The years and decades passed by and Ms. Tyler was eventually promoted to Second Assistant Examiner, at a salary of $1,600 annually.Many of her colleagues moved on to the private sector. “It is not surprising that a large percentage of those who have been appointed, and whose salary has ranged from $1,200 a year at the start to a maximum possible salary of $2,500 a year,” the Scientific American observed, “have looked upon their period of service in the Patent Office merely as a stepping stone to independent professional practice.” 
The year 1907 would be Ms. Tyler’s last full year working at the Patent Office. It was just as busy as when she began in 1881. During 1907, the Patent Office received 57,679 applications for invention patents and 896 applications for design patents. It issued 36,469 invention and design patents. There were just 258 Assistant Examiners examining the applications. 
In January 1908, the Commissioner of Patents, Edward B. Moore, reported to Congress:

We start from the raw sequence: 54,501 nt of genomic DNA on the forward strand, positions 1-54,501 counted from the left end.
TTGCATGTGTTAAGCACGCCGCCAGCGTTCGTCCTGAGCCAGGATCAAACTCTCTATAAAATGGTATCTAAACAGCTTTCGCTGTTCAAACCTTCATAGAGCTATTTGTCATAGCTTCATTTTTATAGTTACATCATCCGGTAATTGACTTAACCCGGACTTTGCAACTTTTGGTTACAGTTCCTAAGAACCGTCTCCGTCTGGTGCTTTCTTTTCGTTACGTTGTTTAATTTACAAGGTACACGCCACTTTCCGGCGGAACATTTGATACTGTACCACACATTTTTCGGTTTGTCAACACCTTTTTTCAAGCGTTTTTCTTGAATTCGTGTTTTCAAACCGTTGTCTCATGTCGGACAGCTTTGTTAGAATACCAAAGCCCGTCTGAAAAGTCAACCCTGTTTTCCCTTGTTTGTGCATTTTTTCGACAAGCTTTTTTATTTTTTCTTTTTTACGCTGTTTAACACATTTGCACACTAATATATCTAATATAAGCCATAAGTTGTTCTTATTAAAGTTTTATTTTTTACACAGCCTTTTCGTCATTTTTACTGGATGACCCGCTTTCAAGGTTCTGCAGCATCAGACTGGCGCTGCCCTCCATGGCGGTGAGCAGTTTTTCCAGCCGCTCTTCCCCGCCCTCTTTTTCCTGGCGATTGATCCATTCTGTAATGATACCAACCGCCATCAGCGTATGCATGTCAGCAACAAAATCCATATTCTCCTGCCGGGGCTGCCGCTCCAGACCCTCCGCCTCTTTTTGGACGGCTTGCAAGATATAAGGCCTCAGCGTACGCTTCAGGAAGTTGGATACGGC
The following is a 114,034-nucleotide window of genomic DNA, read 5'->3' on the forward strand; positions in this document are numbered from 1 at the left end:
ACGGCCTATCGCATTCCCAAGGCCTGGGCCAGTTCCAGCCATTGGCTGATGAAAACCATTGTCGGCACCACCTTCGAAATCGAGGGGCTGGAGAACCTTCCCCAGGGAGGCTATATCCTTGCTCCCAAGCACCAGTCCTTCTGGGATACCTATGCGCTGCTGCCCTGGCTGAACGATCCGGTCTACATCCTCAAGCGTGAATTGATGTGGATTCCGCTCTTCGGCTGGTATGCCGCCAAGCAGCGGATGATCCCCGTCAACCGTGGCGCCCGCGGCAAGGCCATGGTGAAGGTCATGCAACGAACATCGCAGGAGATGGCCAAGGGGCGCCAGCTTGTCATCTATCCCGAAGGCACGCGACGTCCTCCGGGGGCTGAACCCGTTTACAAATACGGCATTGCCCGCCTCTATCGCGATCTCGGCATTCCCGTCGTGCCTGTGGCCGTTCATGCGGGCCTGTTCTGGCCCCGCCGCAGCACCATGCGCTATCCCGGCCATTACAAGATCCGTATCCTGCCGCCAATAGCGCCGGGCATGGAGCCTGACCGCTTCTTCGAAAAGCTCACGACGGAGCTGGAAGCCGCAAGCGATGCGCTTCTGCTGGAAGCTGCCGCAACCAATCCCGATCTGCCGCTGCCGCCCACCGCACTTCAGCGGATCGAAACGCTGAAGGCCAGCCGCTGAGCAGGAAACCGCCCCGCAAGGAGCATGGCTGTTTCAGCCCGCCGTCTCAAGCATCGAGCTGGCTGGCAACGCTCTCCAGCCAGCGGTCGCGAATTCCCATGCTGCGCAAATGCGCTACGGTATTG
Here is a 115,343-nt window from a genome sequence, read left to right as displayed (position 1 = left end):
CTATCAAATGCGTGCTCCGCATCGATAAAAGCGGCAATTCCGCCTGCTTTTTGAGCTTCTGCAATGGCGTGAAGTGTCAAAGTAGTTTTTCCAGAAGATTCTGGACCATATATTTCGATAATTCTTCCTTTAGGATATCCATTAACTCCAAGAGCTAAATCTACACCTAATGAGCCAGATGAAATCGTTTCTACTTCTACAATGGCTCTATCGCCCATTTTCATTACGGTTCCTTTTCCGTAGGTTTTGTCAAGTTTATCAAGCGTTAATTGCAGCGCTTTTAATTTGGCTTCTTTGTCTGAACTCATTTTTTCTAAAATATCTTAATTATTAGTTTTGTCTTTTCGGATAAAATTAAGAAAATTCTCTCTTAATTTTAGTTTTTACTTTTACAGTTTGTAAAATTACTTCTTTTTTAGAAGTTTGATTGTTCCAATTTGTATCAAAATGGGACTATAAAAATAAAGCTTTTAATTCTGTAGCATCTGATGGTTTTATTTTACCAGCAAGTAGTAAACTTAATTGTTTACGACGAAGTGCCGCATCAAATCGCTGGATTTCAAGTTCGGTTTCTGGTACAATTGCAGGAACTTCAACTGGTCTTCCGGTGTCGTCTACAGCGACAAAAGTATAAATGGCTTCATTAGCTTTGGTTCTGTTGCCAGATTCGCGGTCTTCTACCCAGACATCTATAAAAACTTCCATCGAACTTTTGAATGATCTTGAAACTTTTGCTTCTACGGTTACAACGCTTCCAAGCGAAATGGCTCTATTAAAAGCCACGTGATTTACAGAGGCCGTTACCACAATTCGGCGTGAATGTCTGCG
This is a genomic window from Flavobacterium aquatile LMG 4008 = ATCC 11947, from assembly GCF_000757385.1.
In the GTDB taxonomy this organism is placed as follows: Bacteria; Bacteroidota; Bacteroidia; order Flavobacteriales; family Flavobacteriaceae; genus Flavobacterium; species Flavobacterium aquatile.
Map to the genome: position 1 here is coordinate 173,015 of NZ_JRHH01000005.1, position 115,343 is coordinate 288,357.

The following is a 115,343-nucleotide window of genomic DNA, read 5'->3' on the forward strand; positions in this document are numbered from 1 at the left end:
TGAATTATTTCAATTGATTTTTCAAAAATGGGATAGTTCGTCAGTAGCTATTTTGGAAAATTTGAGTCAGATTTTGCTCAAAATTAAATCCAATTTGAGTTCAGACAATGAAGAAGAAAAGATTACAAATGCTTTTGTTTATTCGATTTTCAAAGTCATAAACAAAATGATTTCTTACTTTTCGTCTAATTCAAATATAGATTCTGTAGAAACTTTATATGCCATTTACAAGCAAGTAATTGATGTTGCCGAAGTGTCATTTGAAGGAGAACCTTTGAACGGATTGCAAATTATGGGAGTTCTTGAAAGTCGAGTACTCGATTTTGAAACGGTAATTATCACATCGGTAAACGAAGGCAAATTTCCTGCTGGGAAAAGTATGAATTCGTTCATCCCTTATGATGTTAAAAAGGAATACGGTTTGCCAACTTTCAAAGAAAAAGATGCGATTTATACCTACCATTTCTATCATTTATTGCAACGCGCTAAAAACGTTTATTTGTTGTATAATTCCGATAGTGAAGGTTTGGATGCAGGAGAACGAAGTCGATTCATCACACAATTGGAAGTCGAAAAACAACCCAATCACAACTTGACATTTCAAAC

“The work has been for years very much in arrears and is in the same condition at this time. This has been found to be caused, first, mainly by the insufficient force of examiners and clerks to meet the great volume of work coming in, a large increase yearly, which yearly increase is not always capable of being estimated in advance, so that the same arrearage of work has existed each year for many years. The examining corps of the Office has repeatedly worked until 5 o’clock, even when the official day closed at 4 o’clock, for many years, and they have been called upon several times to work later than this hour and have frequently forfeited a part or all of their annual leaves for the purpose of bringing up their work in order that a good showing might be made before Congress met. Their efforts under these conditions were at best spasmodic, and simply resulted in thousands of actions being made which were nothing more than frivolous. After one of these annual efforts it was necessary to do a great portion of that work all over again, and it really had the effect of throwing the business of examination of applications further back than ever. This resulted not only in vexatious delays to the inventors, but it caused hundreds of complaints to be filed, and, what was still more embarrassing and serious, a great many applications were passed to issue that were not ready for patent, with the result that the inventors and owners of meritorious inventions forfeited valuable rights by these careless, ill-considered, and hasty actions on the part of the Office. The inventors are entitled to be protected as well as the public, and they should always be helped by the Office in all legitimate ways … Complaints against the conduct of affairs in this Office have been numerous, and many have been based upon good and sufficient grounds. The affairs of the Office should be so conducted that very few, if any, just complaints could be lodged. In view, therefore, of the great amount of accumulated work and the great volume of work that is constantly coming in, increasing each year and keeping pace with the growth of the country and the activities of manufactures and commerce, I am most decidedly of the opinion that the present force cannot cope with it. I have, therefore, after a most careful investigation of the Office needs in this respect, asked for a sufficient number of examiners and clerks to bring the arrearages up to date and to dispose of the great amount of incoming work material. If the force asked for be granted and made immediately available, I believe that the accumulated work can be disposed of, and that it will be possible in the future for the average inventor’s application to be acted upon, either rejected or a patent allowed, within thirty days of its receipt. The inventors are entitled to prompt action, and they should be accorded it.”